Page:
The moment we think we know exactly how a project should be executed, that we’ve done it 100 times before, and that we have planned for all of the potential obstacles, the universe is there to give us a reality check.
If you participate in designing, developing, implementing, or managing a learning product, these situations probably sound all-too-familiar to you:
- We get surprised by a new method, tool, or technology and it wreaks havoc on our carefully estimated timeline.
- We miss some obvious dependency that complicates our budget or requires new resourcing.
- We didn’t identify a requirement from a key stakeholder up front, but it emerges during a mid-point check and blows up the project scope.
When faced with situations like these, we try our best to prevent them from happening again:
- We build complex systems and toll gates to lock stakeholders into designs.
- We create insane approval requirements, negotiating every detail up front and insisting on signatures from executives to push through changes.
- We try to afford for derailments by building extensive contingencies into our timelines.
- We implement pricing models that tack on fees for every customization, no matter how minor or simple
Despite these creative new processes, intricate systems, and complex rules, Murphy’s Law continues to strike. What can go wrong, will go wrong. Or, as a wise project manager once told me, “Plans are lies committed to paper.”
But there is a different way to approach these problems: accept that some amount of failure is inevitable. Let go of the frustration of chasing requirements, timelines, and stakeholders. Instead of trying to project manage potential problems before they arise, adopt a mindset that focuses on minimizing failure’s cost and impact.
Over the past few years, I’ve been an advocate for applying Lean UX methods and tools to the talent and development field. Cross-functional teams collaborating and iterating to build great consumer websites and applications aren’t all that different from the teams who create e-learning and other learning experiences and manage LMSs or social platforms.
Here's a set of principles and practices aggregated from across the Lean and Agile landscape. They have been documented in excellent books and blogs by product management and UX thought leaders like Eric Reiss, Jeff Gothelf, David Kelley, Christina Wodtk, and many more. Let’s take a look:
Start with the user. As serial entrepreneur Steve Blank says, “There are no facts inside the building, so get the hell outside!” Great products start with understanding our users—their wants, needs, and goals. Using tools like proto-personas to summarize what we think we know about our users is one way to represent them in our process.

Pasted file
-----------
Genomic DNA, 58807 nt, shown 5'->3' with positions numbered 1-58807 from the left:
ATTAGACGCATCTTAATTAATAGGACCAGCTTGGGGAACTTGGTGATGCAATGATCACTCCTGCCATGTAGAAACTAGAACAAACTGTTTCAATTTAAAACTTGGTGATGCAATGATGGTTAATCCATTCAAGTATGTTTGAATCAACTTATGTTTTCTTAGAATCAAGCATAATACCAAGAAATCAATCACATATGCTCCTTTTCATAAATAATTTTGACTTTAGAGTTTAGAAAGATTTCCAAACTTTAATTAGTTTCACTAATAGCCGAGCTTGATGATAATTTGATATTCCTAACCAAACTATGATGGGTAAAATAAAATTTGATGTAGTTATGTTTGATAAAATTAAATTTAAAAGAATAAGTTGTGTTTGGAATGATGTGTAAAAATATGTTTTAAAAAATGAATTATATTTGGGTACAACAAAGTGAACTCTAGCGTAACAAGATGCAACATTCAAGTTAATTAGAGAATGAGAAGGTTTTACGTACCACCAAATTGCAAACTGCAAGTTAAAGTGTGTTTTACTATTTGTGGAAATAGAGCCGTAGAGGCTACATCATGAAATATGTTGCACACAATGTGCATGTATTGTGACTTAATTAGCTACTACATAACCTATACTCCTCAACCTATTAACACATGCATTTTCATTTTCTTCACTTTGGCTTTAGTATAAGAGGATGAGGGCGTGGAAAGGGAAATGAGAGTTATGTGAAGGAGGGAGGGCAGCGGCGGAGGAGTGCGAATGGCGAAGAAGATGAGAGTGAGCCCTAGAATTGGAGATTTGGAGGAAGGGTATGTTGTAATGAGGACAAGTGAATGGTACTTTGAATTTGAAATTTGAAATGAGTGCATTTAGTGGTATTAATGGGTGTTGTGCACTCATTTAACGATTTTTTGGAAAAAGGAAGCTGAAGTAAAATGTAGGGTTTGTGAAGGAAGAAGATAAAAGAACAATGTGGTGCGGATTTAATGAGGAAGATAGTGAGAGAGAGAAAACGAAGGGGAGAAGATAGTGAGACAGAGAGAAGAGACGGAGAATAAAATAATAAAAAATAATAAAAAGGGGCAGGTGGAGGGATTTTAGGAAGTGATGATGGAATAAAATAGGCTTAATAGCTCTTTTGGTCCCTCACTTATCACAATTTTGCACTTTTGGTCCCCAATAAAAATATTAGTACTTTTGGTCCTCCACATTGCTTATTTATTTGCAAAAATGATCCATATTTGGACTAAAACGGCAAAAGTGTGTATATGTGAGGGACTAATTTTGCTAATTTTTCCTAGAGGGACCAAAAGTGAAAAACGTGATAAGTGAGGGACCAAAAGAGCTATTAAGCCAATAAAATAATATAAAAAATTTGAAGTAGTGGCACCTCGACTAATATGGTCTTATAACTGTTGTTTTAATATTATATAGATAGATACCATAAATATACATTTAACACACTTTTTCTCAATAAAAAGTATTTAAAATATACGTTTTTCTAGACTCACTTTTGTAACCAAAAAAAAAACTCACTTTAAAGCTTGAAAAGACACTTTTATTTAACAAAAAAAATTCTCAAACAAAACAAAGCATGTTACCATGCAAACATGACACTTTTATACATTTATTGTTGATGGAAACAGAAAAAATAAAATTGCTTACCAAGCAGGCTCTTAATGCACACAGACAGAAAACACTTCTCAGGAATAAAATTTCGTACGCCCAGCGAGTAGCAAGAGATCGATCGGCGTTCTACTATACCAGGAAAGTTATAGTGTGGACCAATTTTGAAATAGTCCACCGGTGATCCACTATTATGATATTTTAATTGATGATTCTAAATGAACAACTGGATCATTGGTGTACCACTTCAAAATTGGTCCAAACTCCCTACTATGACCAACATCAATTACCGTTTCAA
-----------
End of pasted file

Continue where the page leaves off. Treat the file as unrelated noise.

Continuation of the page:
Make your assumptions known. You know what they say about assuming! Once we have a lightweight set of user and technology requirements defined, we can hunt through them to find the things that might trip us up later in the process. Assumptions are guesses or unknowns, like the idea that a user prefers a specific modality or format for training, that a pre-defined duration is required, or that training is even the solution!
Experiment and learn. Assumptions exist on a spectrum: How much do we or don’t we know, and what are the consequences of being wrong? The assumptions that present the most risk are the ones we need to test first. A Lean approach advocates for using a 7th-grade science throwback: the hypothesis statement. “If we do this thing for this user, we’ll see this outcome.” For example, one hypothesis might be: “We believe that new employees at our company will be more engaged if we give them access to senior leaders during their onboarding process. We’ll know we’re right or wrong when we get positive comments from employees/learners during our mid-point survey and see long-term increase in employee retention.”
Creativity loves constraints. Using methods like Collaborative Design, we can engage cross-functional teams in a process of ideation, critique, iteration, and convergence to generate new and exciting solutions. If your stakeholders are involved in its inception, the solution will have greater adoption and be more likely to have the desired impact. Following the example above, we might ask:
- What kind of access to leaders would improve engagement and retention? Video welcome messages? Presentations? Focus groups?
- What commitment will the organization be able to bear? Face to face? Virtual? Monthly? Quarterly? On Demand?
(You can learn more about the Design Studio by checking out my article in TD Magazine, “Welcome to the Design Studio.”)
Get feedback early and often. I often hear from leaders that a critical gap in our field is the lack of feedback loops in the design processes. Getting our work in front of users early and often is critical to designing systems, processes, or courses that not only meet their needs but achieve our ultimate goal: changing learner behavior. Before you launch your courses, run some usability tests!
I’m excited to be back at ATD TechKnowlege 2019 to talk about product management, collaborative design, and usability testing during my session, Build, Measure, Learn: Lean UX for Instructional Design. See you there!